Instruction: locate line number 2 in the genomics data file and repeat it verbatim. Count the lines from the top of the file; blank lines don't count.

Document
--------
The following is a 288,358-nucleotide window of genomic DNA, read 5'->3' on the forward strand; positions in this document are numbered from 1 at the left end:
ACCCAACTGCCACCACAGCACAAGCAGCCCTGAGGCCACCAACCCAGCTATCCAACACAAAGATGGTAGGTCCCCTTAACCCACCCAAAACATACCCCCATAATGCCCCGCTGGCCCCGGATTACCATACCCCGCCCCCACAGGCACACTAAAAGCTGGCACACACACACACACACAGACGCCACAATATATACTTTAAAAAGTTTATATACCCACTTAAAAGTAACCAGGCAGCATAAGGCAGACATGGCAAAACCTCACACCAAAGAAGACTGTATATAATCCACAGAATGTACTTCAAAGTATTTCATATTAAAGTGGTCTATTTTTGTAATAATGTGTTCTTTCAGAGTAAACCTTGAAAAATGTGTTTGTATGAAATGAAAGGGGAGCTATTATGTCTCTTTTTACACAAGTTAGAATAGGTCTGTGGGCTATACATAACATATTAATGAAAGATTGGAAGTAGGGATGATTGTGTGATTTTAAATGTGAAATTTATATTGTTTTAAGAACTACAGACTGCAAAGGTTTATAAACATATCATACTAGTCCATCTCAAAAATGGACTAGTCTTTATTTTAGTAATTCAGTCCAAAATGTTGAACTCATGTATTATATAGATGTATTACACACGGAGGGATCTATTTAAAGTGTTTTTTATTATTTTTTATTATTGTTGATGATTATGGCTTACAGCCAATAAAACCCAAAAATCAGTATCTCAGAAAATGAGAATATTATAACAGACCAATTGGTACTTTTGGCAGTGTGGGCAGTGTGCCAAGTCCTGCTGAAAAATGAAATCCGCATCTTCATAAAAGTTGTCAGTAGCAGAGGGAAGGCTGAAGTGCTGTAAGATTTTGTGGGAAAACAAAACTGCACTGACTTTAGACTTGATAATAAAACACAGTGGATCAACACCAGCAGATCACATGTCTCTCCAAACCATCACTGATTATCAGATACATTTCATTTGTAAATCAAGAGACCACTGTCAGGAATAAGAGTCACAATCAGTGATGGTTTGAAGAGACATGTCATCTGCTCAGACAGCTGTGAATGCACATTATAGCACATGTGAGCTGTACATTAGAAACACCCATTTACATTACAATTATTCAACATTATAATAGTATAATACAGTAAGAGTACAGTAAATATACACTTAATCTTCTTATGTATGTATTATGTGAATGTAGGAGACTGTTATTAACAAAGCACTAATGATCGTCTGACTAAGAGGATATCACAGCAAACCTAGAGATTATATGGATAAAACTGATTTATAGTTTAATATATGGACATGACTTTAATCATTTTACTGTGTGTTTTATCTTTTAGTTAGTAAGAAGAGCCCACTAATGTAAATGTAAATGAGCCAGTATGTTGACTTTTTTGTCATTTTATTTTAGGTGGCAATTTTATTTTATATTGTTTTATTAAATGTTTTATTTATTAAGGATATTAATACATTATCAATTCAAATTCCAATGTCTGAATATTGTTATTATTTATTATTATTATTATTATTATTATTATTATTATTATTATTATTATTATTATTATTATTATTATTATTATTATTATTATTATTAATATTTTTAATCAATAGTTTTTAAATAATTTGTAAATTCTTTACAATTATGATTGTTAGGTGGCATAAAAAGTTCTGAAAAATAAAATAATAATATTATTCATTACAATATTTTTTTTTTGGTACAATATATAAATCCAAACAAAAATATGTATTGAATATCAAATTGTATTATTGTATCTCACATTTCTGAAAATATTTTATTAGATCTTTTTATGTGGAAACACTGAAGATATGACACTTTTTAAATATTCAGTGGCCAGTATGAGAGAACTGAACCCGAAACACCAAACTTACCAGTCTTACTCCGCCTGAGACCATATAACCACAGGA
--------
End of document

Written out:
ACCCAACTGCCACCACAGCACAAGCAGCCCTGAGGCCACCAACCCAGCTATCCAACACAAAGATGGTAGGTCCCCTTAACCCACCCAAAACATACCCCCATAATGCCCCGCTGGCCCCGGATTACCATACCCCGCCCCCACAGGCACACTAAAAGCTGGCACACACACACACACACAGACGCCACAATATATACTTTAAAAAGTTTATATACCCACTTAAAAGTAACCAGGCAGCATAAGGCAGACATGGCAAAACCTCACACCAAAGAAGACTGTATATAATCCACAGAATGTACTTCAAAGTATTTCATATTAAAGTGGTCTATTTTTGTAATAATGTGTTCTTTCAGAGTAAACCTTGAAAAATGTGTTTGTATGAAATGAAAGGGGAGCTATTATGTCTCTTTTTACACAAGTTAGAATAGGTCTGTGGGCTATACATAACATATTAATGAAAGATTGGAAGTAGGGATGATTGTGTGATTTTAAATGTGAAATTTATATTGTTTTAAGAACTACAGACTGCAAAGGTTTATAAACATATCATACTAGTCCATCTCAAAAATGGACTAGTCTTTATTTTAGTAATTCAGTCCAAAATGTTGAACTCATGTATTATATAGATGTATTACACACGGAGGGATCTATTTAAAGTGTTTTTTATTATTTTTTATTATTGTTGATGATTATGGCTTACAGCCAATAAAACCCAAAAATCAGTATCTCAGAAAATGAGAATATTATAACAGACCAATTGGTACTTTTGGCAGTGTGGGCAGTGTGCCAAGTCCTGCTGAAAAATGAAATCCGCATCTTCATAAAAGTTGTCAGTAGCAGAGGGAAGGCTGAAGTGCTGTAAGATTTTGTGGGAAAACAAAACTGCACTGACTTTAGACTTGATAATAAAACACAGTGGATCAACACCAGCAGATCACATGTCTCTCCAAACCATCACTGATTATCAGATACATTTCATTTGTAAATCAAGAGACCACTGTCAGGAATAAGAGTCACAATCAGTGATGGTTTGAAGAGACATGTCATCTGCTCAGACAGCTGTGAATGCACATTATAGCACATGTGAGCTGTACATTAGAAACACCCATTTACATTACAATTATTCAACATTATAATAGTATAATACAGTAAGAGTACAGTAAATATACACTTAATCTTCTTATGTATGTATTATGTGAATGTAGGAGACTGTTATTAACAAAGCACTAATGATCGTCTGACTAAGAGGATATCACAGCAAACCTAGAGATTATATGGATAAAACTGATTTATAGTTTAATATATGGACATGACTTTAATCATTTTACTGTGTGTTTTATCTTTTAGTTAGTAAGAAGAGCCCACTAATGTAAATGTAAATGAGCCAGTATGTTGACTTTTTTGTCATTTTATTTTAGGTGGCAATTTTATTTTATATTGTTTTATTAAATGTTTTATTTATTAAGGATATTAATACATTATCAATTCAAATTCCAATGTCTGAATATTGTTATTATTTATTATTATTATTATTATTATTATTATTATTATTATTATTATTATTATTATTATTATTATTATTATTATTATTATTATTATTAATATTTTTAATCAATAGTTTTTAAATAATTTGTAAATTCTTTACAATTATGATTGTTAGGTGGCATAAAAAGTTCTGAAAAATAAAATAATAATATTATTCATTACAATATTTTTTTTTTGGTACAATATATAAATCCAAACAAAAATATGTATTGAATATCAAATTGTATTATTGTATCTCACATTTCTGAAAATATTTTATTAGATCTTTTTATGTGGAAACACTGAAGATATGACACTTTTTAAATATTCAGTGGCCAGTATGAGAGAACTGAACCCGAAACACCAAACTTACCAGTCTTACTCCGCCTGAGACCATATAACCACAGGA